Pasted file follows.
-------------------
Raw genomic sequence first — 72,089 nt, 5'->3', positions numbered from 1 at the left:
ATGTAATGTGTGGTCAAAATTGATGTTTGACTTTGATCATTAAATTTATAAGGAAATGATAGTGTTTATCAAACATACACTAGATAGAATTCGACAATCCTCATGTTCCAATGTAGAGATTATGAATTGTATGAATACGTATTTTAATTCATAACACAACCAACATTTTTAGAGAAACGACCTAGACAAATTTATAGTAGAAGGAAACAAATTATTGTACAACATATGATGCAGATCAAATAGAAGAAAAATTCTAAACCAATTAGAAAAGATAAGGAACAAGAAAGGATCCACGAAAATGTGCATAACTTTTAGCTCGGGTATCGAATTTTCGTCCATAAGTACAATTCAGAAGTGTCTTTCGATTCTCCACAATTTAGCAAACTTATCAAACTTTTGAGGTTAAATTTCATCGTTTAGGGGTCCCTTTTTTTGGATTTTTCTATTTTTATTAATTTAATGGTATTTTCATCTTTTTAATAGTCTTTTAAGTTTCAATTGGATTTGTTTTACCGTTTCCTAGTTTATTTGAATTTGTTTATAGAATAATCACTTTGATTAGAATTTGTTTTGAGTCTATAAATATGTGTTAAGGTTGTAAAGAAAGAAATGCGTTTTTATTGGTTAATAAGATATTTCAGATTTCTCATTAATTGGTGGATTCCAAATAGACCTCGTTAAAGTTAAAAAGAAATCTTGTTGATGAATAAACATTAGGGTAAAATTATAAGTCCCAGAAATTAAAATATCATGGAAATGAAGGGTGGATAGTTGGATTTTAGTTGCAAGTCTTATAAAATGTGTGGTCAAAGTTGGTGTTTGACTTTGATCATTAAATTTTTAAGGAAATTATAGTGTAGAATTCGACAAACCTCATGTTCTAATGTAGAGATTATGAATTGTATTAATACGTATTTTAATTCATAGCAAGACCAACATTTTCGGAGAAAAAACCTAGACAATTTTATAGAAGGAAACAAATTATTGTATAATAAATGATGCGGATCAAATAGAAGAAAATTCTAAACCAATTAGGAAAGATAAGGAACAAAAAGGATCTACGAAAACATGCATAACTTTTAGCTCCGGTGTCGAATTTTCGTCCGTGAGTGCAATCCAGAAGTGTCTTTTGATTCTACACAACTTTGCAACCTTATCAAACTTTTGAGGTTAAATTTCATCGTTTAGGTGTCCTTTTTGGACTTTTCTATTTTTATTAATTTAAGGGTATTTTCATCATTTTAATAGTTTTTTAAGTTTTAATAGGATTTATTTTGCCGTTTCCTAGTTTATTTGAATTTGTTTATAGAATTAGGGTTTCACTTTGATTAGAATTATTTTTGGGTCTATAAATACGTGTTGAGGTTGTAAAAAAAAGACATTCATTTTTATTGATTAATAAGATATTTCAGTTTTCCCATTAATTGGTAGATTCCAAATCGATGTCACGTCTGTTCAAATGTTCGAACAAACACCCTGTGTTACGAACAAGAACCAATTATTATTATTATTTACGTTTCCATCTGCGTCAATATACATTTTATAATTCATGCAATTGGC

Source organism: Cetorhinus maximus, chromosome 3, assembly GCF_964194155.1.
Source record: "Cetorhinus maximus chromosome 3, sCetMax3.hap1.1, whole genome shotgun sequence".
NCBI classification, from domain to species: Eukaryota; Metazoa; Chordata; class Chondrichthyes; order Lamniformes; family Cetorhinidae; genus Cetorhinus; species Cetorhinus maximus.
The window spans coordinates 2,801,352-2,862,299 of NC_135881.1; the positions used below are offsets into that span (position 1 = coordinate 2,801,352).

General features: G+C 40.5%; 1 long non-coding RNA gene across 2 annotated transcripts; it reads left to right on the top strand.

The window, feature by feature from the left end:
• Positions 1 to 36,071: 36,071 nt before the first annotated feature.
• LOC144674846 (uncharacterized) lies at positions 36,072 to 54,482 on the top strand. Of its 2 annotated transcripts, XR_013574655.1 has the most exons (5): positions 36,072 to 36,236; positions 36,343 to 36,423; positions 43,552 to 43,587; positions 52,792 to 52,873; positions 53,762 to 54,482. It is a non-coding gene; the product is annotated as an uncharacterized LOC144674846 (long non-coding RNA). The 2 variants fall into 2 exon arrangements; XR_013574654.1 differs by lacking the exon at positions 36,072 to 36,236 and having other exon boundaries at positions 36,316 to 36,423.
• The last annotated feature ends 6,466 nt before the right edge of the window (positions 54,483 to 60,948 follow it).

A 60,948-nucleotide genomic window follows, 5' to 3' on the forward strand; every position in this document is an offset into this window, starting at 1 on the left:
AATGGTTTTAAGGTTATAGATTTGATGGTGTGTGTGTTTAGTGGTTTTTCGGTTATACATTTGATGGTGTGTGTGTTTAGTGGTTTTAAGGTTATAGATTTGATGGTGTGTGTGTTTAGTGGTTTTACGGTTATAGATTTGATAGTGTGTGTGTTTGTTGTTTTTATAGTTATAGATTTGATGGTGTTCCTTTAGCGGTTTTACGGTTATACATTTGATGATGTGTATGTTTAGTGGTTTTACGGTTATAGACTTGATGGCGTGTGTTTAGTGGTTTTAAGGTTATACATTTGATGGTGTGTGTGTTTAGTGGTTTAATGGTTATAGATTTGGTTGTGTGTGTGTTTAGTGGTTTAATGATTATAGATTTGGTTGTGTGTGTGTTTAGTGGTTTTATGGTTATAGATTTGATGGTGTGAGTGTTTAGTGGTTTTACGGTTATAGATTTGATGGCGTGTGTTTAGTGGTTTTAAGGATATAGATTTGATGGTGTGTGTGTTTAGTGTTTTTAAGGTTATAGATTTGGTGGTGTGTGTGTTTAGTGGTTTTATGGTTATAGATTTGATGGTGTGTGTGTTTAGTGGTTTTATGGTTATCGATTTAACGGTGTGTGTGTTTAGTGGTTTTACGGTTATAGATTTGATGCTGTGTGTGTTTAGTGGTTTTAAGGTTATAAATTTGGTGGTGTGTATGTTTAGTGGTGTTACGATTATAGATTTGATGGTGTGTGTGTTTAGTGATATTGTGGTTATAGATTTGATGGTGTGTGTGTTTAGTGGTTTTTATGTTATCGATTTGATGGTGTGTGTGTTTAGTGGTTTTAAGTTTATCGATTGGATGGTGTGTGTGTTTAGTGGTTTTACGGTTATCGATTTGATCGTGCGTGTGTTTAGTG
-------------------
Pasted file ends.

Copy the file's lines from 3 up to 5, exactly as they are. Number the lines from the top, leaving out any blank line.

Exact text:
Source organism: Cetorhinus maximus, chromosome 3, assembly GCF_964194155.1.
Source record: "Cetorhinus maximus chromosome 3, sCetMax3.hap1.1, whole genome shotgun sequence".
NCBI classification, from domain to species: Eukaryota; Metazoa; Chordata; class Chondrichthyes; order Lamniformes; family Cetorhinidae; genus Cetorhinus; species Cetorhinus maximus.